My Recommendations: Start with Saturn’s Children. The characters are all androids left behind after the human race has died out, trying to maintain a functional society. “Robot” is considered a horrifying racial slur, and in a clever inversion of the “grey good” scenario, there’s an organization called Pink Police who wipe out all biological life for fear that it will replicate and displace android life.
I also enjoy his Laundry Files series, about a British spy agency tasked with defending the UK from Lovecraftian horrors. It deftly mixes horror and espionage themes, along with a hefty dose of comedy, mostly revolving around how stiflingly bureaucratic the titular Laundry is. The characters seem to divide their time evenly between office politics, saving the world, and filling out TPS reports.
Brandon Sanderson is actually very well-known, but I’m including him here because I think he’s the greatest fantasy novelist of all time. He’s also one of the most prolific, as he seems to average about two novels and two short stories a year.
His novels are notable for having well thought-out magic systems with clear and internally consistent laws of physics. According to Sanderson’s Three Laws of Magics, giving magic clear limitations makes stories more interesting by giving characters opportunities to win through cleverness, rather than just “being a better wizard.” Like Ursula LeGuin, he thinks through how magic and technology would affect society- and he’s also one of the few fantasy authors whose worlds experience technological growth, as opposed to being stuck in medieval stasis.
Oh, and one other thing. Nearly everything he writes takes place in a shared universe that he calls The Cosmere. They’re connected by a meta-plot involving a god having been murdered, his power sundered into sixteen parts and stolen by his killers who became lesser gods themselves and all colonized their own planets within a small dwarf galaxy…yeah. As time goes on, his novels start connecting to each other more, and he’s said that future novels will involve interstellar travel, further connecting some of the Cosmere worlds. The whole Cosmere series is planned to encompass 32-36 books, which will make it by far the most epic fantasy series of all time.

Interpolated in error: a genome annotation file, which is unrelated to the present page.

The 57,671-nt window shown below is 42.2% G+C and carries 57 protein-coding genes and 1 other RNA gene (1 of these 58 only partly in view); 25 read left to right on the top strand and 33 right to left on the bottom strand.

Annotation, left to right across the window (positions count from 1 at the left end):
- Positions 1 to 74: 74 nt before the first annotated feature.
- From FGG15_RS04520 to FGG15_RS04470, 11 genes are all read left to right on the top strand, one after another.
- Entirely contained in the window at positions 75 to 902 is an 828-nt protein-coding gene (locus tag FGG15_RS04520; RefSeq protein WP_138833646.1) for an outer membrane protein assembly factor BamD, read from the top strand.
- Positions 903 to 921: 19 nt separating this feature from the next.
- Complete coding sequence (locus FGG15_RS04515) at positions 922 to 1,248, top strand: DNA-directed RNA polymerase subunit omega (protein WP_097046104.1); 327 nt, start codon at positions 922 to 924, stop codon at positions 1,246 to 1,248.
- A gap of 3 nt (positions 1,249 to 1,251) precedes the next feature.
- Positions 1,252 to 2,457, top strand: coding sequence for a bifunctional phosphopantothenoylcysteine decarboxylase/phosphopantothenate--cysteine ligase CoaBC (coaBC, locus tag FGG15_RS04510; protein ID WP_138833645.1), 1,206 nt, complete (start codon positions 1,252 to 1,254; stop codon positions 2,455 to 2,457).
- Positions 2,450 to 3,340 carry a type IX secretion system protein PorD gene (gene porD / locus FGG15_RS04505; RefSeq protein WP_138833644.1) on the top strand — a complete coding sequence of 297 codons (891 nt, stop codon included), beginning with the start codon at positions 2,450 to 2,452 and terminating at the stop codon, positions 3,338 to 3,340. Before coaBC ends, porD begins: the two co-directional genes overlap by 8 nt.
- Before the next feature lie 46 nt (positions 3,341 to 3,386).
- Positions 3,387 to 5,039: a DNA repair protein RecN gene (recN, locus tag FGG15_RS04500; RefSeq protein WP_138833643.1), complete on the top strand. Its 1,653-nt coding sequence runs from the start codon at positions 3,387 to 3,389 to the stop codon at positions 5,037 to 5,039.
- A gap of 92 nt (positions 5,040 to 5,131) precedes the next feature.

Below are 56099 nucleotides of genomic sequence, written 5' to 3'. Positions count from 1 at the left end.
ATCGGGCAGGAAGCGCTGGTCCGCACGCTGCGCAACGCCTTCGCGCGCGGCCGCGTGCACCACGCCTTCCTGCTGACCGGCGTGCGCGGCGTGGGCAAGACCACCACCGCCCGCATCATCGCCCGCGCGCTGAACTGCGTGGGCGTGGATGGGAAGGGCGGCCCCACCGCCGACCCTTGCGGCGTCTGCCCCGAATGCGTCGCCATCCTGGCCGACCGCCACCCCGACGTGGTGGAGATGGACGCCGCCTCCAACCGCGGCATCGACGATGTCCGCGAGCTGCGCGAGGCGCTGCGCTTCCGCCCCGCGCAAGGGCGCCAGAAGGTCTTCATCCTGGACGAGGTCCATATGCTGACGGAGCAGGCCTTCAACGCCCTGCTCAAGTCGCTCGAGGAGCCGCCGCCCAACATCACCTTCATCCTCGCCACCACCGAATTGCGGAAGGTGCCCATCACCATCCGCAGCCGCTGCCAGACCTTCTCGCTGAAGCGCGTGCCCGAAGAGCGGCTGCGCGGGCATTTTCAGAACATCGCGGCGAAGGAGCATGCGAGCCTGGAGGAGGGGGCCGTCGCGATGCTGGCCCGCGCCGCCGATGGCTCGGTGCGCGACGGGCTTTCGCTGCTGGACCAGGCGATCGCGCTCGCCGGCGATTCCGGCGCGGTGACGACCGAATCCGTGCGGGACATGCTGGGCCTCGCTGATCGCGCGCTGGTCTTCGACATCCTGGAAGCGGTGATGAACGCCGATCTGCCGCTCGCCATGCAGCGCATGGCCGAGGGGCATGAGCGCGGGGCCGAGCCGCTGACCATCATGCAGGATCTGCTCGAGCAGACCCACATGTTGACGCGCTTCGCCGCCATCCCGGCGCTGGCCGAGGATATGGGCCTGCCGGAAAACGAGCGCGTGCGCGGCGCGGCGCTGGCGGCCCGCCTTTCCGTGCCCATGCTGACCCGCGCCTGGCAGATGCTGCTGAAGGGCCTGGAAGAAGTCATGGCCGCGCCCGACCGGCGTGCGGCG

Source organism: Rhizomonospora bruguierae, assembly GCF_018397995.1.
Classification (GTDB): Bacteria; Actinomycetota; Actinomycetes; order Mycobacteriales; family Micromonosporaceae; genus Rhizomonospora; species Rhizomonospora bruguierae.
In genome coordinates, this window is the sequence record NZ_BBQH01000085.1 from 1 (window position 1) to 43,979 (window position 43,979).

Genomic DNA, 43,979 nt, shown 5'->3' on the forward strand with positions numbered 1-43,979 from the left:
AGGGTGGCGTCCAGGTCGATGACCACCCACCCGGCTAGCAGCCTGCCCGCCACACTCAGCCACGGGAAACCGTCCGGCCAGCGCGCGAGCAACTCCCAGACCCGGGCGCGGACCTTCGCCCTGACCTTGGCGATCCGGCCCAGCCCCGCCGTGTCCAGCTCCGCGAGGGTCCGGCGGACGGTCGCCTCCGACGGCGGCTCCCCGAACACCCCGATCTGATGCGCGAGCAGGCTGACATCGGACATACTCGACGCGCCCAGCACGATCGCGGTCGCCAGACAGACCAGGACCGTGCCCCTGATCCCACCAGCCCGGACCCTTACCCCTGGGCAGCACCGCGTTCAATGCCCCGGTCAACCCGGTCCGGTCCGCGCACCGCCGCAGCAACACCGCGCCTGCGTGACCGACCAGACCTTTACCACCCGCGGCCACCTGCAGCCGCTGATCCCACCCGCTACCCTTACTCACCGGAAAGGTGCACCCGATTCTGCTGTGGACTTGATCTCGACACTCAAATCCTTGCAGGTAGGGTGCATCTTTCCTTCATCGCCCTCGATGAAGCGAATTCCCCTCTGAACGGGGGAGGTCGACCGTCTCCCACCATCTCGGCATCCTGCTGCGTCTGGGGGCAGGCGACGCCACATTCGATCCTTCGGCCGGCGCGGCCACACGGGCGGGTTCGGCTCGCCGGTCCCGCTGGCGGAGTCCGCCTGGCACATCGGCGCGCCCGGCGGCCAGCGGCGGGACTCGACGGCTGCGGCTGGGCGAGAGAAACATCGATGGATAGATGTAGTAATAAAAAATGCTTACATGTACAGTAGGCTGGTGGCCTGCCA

My Recommendations: Jesus, where to start. His first novel, Elantris, is a great novel in its own right, and not part of a huge series like his other stuff.
His big epic fantasy series is The Stormlight Archives. I finished the first book- over a thousand pages long- in three days. It’s just that good. I check his website at least once a month for updates on book three.
And then there’s the Mistborn series, which he began with his second novel. The evolution of his writing from Elantris to Mistborn, in the space of one year, is truly astounding. And once you finish the original Mistborn series, you can move on to The Bands of Mourning, which features- no joke- wizard cowboys.
Many of my favorite authors are adept at creating dark and morally ambiguous worlds, and writing situations where the hero is forced to make tough moral compromises. Brent Weeks does this better than anyone else, and he might also be the best author in the world at writing morally flawed heroes.
My Recommendations: He’s only written two series, and I love both of them. The Night Angel Trilogy is about an assassin in a corrupt and decaying society who becomes the new bearer of an ancient and powerful magical artifact. But it’s also about decent people trying to do the right thing when there is no right course of action. And sometimes, it’s about good people fighting other good people.
He’s currently writing the last installment of The Lightbringer Series, about a civil war between wizards, old gods and other things I won’t spoil for you, in a world ruled by wizards who use color-based magic. The protagonist, Gavin Guile, is the current wizard-priest-king, yet he demonstrates that words and social manipulation can be more powerful than magic. He’s a great man who tries to do good for people, but he has huge blind spots- for instance, he sees no problem with slavery. Like I said, morally ambiguous heroes.